LGBT Poet Laureate

Poetry as a Catalyst for Social and Political Change


Royal Court Theatre

This production of Cowbois was shoe-horned into the Royal Court season at the last minute due to the cancellation of Dana H.


Transferring from the Royal Shakespeare Company, Cowbois galloped in to save the day. A theatrical adventure in wonderland, which turns out to be one of the best, most hilarious and challenging, productions of The Royal Court’s current season.

Written and co-directed by talented, non-binary champion Charlie Josephine, of I Joan at The Globe and Bitch Boxer at Soho Theatre, Cowbois is a joyful, queer subversion of the cowboy Wild West genre. It is part pantomime, part political manifesto, and a whole lot of yeehaw!

The action is set in a bar in a sleepy Western town. A place where all the men, apart from the drunken sheriff, have left to join the Gold Rush. The remaining women are bored and frustrated. Swaggering into this conservative environment comes Jack, a handsome charismatic trans-masculine outlaw who provokes a gender revolution. All hell and heaven break loose.

A live four-piece band accompanies the action on stage which includes, as well as some great songs, line-dancing, jokey shoot-outs, a sexy bath scene and a drag king cabaret spot.

All the characters are brilliantly played by the original RSC cast and the costumes by Grace Smart are wonderfully over the top.

Josephine’s clever deconstruction of heteronormative standards and their presentation of a queer, female, non-binary, and trans alternative, is life affirming and celebratory.

The audience whooped and cheered throughout. A good night out and highly recommended.

Trudy Howson, LGBT Poet Laureate

February 2024

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Jock Night
Seven Dials Playhouse

Situated in the heart of Theatreland, the Seven Dials Playhouse is a beacon of support for innovative theatrical productions. The venue is small, but perfectly formed, and the performance space thrillingly up close and personal. Jock Night is presented in association with Hive North, a company who specializes in LGBTQ+ themed productions.

Jock Night

The audience was mainly male, mainly gay and mainly excitable. We sat, not too quietly, in the auditorium observing the bedroom of Ben’s flat, nicely decorated, nothing fancy. It feels cosy, domestic, in spite of the fact that the double bed centre stage clearly has occupants within it.

As the duvet is pulled back we engage with the dramatic thrust of this show which is sex, sex and more sex. In particular, ChemSex. In various combinations of participants, two/three/foursomes and positions.

Within that scenario it illuminates the friendships based on being part of that particular scene, and the short and long-term impact that ChemSex has on their lives.

The writing and direction by Adam Zane is concise, non-judgmental and often very funny. The production feels like an edited version of CH4’s brilliant Queer as Folk, in which Zane appeared, transferred to stage. There are many references to Coronation Street interspersed throughout, just in case we don’t realise that the play is based in Manchester.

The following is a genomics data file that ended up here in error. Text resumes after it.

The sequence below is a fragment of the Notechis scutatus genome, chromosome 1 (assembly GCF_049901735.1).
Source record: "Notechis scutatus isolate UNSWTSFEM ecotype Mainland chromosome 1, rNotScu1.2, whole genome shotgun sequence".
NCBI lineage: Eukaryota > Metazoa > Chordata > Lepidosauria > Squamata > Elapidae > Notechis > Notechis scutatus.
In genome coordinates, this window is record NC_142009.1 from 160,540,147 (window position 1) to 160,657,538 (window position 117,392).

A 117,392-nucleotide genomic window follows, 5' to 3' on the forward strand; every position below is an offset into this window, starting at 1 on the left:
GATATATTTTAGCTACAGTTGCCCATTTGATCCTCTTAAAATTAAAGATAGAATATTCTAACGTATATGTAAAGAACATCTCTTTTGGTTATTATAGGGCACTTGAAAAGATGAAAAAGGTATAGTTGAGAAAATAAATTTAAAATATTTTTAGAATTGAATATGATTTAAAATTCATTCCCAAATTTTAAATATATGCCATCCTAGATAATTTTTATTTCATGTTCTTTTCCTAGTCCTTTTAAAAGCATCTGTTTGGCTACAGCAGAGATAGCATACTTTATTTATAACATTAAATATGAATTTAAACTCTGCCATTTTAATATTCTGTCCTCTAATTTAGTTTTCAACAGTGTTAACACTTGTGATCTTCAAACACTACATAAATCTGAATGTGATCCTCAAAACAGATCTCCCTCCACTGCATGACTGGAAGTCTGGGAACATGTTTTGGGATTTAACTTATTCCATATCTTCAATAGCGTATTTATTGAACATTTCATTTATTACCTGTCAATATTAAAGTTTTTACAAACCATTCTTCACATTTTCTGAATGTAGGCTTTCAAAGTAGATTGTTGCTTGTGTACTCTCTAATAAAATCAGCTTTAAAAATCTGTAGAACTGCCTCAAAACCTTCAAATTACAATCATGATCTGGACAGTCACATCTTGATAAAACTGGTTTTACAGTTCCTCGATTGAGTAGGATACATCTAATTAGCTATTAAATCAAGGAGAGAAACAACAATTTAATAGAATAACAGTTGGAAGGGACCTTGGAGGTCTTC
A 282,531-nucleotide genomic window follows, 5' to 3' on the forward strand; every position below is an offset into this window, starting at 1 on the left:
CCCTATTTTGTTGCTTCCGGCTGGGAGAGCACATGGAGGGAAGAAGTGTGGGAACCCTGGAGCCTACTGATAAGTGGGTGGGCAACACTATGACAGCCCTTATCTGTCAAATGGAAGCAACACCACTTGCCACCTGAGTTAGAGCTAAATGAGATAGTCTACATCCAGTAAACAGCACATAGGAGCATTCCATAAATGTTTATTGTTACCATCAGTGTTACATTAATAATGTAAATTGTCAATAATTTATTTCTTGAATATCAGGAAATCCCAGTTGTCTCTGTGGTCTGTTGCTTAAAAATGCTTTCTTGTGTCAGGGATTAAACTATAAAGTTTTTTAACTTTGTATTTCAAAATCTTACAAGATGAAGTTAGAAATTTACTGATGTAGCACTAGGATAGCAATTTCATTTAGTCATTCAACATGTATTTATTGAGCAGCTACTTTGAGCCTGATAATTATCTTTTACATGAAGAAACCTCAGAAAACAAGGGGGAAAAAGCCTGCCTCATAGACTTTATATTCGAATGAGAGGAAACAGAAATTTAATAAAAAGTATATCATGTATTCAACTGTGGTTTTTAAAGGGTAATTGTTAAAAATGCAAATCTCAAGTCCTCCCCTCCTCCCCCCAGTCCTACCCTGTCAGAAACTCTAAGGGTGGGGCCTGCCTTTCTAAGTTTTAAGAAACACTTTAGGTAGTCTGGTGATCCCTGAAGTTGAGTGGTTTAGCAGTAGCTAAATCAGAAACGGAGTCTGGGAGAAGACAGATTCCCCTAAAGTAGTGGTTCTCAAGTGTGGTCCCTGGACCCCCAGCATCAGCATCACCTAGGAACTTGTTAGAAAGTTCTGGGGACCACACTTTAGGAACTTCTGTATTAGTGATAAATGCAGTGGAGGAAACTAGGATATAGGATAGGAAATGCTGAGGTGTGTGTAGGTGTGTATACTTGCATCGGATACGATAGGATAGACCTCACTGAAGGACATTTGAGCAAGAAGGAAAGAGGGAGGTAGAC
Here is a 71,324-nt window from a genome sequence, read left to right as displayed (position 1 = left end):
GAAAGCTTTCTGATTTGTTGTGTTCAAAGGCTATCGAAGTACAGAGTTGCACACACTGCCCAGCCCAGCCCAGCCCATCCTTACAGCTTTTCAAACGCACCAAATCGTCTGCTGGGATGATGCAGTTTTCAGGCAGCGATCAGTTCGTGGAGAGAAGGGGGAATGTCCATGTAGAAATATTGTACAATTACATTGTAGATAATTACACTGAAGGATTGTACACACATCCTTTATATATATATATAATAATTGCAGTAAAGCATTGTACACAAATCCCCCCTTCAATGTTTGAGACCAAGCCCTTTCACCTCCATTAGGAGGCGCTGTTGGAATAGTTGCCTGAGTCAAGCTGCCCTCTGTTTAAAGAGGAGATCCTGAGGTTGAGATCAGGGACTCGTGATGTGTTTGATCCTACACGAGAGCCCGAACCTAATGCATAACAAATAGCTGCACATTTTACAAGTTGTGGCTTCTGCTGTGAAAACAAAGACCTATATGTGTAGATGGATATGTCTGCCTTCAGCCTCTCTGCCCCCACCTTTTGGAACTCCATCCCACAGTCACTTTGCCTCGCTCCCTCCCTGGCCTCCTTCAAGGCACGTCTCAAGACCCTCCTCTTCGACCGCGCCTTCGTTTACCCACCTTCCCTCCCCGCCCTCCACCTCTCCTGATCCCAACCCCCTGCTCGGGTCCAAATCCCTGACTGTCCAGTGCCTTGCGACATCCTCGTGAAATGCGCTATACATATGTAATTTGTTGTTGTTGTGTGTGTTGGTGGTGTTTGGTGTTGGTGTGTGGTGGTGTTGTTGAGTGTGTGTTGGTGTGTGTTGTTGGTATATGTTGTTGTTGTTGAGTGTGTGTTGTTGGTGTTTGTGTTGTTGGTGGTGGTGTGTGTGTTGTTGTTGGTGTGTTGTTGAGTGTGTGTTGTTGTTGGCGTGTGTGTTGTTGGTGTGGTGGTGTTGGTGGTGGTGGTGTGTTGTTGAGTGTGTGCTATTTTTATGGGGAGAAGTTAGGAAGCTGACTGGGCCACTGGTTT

Big, tattooed, bearded Ben is played by David Paisley (plays Ben in BBC’s Holby City) and is the caring 'Daddy' and facilitator for the other lads. The rest of the cast enact gay stereotypes, most of which are hilariously accurate.

As the story unfolds, it becomes apparent that low self-esteem and loneliness can sometimes lead young men into ChemSex addiction, and dangerous, life-threatening situations, when what they are really looking for is a loving stable relationship.

There is lots of sex and laughter in this show, but there is sorrow too. It’s a thought-provoking theatre piece, based on real life interviews. Well worth a visit.

Trudy Howson, LGBT Poet Laureate

October 2023

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Kiln Theatre

Secrets and their consequences are at the heart of this moving and tender play by Jenifer Lunn, that explores and celebrates the long-standing relationship between two older Lesbians.

ES and Flo

Es and Flo met at Greenham Common in the 80s and are now, 40 years later, still very much in love and living together in Es’s house.

The vibrant sexual chemistry between Es (Liz Crowther) and Flo (Doreene Blackstock) is clear, and a reminder that passionate love doesn’t necessarily diminish with age.

But their sexual relationship is a secret one. Es is firmly entrenched in the closet and hasn’t told her family or made any kind of legal provisions (civil partnership, next of kin, power of attorney) for her lover.

All is well until Es begins to develop dementia. Both women find this difficult to come to terms with, and Flo struggles to cope with her partners increasing care needs.

Into this fragile scenario steps Beata, (Adrianna Pavloska) a pragmatic, but kind, care worker, and her daughter Kassia (Chioma Nduka), who has been instructed by Peter, Es’s son, to help out. This is without any prior consultation with Flo.

Peter doesn’t actually visit his mum but communicates through his browbeaten wife Catherine (Michelle McTernan) that he requires power of attorney as he plans to sell Es’s house and move her into a residential care home.

Flo is brusquely thanked for being a good friend to his mother, “But family are taking over now.” Flo is terrified that she is powerless to stop the couple’s happy life together being wrenched apart.

I loved the coup de theatre split level set design by Libby Watson, showing the contrast between the couple’s cosy domestic home life and the foreboding hospital scenario, awash with fear. Also, the way the lovers shared history was depicted by projected images and sounds of the period interspersing the action on stage.

This is a thought-provoking play which, through its interracial and intergenerational all female cast, illuminates the strength of female relationships, and their ability to surmount the seemingly unsurmountable, just as they did at Greenham Common.